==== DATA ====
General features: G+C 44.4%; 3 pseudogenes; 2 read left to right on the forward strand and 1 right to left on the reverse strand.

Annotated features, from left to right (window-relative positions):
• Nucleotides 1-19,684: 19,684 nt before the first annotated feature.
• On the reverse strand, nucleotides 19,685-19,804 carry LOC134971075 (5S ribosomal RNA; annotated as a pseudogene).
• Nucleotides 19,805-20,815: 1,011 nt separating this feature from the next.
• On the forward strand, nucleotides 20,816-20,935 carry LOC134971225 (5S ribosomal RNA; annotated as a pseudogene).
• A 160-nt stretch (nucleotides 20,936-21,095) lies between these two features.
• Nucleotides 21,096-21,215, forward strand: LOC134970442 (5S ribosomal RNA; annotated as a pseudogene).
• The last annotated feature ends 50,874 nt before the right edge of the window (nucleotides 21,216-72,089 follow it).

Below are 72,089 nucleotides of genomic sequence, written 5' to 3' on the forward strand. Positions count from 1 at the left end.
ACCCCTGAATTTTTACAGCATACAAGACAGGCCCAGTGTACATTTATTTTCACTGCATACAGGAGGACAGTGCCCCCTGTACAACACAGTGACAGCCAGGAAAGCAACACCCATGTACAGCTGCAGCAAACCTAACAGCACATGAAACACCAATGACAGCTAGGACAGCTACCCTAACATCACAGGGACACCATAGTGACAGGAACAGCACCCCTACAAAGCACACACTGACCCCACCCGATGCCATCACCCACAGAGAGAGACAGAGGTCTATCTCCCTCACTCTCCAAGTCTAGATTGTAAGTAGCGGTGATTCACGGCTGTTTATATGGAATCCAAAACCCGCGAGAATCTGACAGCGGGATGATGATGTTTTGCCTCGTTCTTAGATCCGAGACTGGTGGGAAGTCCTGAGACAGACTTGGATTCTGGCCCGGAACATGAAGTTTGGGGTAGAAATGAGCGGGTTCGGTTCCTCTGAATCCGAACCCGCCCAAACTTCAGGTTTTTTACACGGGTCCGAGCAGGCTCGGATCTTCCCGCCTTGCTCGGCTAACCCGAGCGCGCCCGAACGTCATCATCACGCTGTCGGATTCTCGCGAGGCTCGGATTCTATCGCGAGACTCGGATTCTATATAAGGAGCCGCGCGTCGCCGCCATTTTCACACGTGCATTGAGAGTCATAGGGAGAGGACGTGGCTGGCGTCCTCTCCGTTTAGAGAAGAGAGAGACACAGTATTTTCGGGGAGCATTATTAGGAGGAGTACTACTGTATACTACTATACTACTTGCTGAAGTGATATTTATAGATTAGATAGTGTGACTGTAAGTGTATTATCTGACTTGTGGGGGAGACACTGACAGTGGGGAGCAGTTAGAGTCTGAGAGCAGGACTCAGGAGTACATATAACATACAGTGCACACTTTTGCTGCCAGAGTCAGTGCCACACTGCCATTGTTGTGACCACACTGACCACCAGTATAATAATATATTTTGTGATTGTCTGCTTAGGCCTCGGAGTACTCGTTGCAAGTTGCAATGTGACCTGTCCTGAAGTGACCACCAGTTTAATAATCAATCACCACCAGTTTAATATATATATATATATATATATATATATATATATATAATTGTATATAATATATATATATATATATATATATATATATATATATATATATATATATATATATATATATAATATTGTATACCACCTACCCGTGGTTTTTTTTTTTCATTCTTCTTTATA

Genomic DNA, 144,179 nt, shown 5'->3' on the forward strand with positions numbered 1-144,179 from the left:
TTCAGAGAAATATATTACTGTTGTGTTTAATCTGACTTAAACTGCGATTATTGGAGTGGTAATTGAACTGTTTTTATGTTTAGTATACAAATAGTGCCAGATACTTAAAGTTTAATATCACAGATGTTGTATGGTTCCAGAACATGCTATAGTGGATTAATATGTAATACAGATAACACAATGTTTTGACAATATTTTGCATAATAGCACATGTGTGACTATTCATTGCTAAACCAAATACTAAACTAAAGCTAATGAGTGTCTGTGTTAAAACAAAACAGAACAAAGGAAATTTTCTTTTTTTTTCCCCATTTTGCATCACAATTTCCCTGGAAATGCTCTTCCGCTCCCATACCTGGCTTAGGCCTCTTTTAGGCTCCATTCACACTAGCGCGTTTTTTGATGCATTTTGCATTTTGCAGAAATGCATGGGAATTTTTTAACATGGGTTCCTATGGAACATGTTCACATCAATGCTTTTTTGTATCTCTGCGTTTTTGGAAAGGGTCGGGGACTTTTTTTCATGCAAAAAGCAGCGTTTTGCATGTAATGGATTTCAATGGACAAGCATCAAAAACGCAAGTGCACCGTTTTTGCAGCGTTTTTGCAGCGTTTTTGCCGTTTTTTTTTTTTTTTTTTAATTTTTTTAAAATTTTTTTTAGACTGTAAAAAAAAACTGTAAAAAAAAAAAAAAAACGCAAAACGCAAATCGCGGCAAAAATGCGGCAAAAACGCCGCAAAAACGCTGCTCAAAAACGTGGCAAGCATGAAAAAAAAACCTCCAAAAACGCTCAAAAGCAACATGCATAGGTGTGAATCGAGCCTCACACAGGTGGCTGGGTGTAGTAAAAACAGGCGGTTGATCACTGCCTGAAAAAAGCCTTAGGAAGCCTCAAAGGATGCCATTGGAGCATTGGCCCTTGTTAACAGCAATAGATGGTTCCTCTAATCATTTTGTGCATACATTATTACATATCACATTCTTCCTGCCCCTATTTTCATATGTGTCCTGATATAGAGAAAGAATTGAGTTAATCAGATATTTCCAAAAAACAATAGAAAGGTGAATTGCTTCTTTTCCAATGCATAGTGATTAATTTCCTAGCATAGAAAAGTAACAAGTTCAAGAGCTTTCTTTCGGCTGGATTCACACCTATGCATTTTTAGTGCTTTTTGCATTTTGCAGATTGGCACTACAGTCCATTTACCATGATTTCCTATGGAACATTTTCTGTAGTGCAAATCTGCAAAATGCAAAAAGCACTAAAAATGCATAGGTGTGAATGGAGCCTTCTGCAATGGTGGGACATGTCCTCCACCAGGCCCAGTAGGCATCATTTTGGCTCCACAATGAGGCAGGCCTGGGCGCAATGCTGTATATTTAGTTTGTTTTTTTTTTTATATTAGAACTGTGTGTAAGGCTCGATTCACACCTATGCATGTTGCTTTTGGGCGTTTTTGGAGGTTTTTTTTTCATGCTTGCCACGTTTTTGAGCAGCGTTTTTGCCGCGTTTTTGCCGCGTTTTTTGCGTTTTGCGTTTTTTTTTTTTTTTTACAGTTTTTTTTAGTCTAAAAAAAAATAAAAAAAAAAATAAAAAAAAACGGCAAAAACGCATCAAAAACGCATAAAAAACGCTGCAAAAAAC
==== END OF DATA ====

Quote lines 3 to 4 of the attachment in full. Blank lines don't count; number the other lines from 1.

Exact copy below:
• Nucleotides 1-19,684: 19,684 nt before the first annotated feature.
• On the reverse strand, nucleotides 19,685-19,804 carry LOC134971075 (5S ribosomal RNA; annotated as a pseudogene).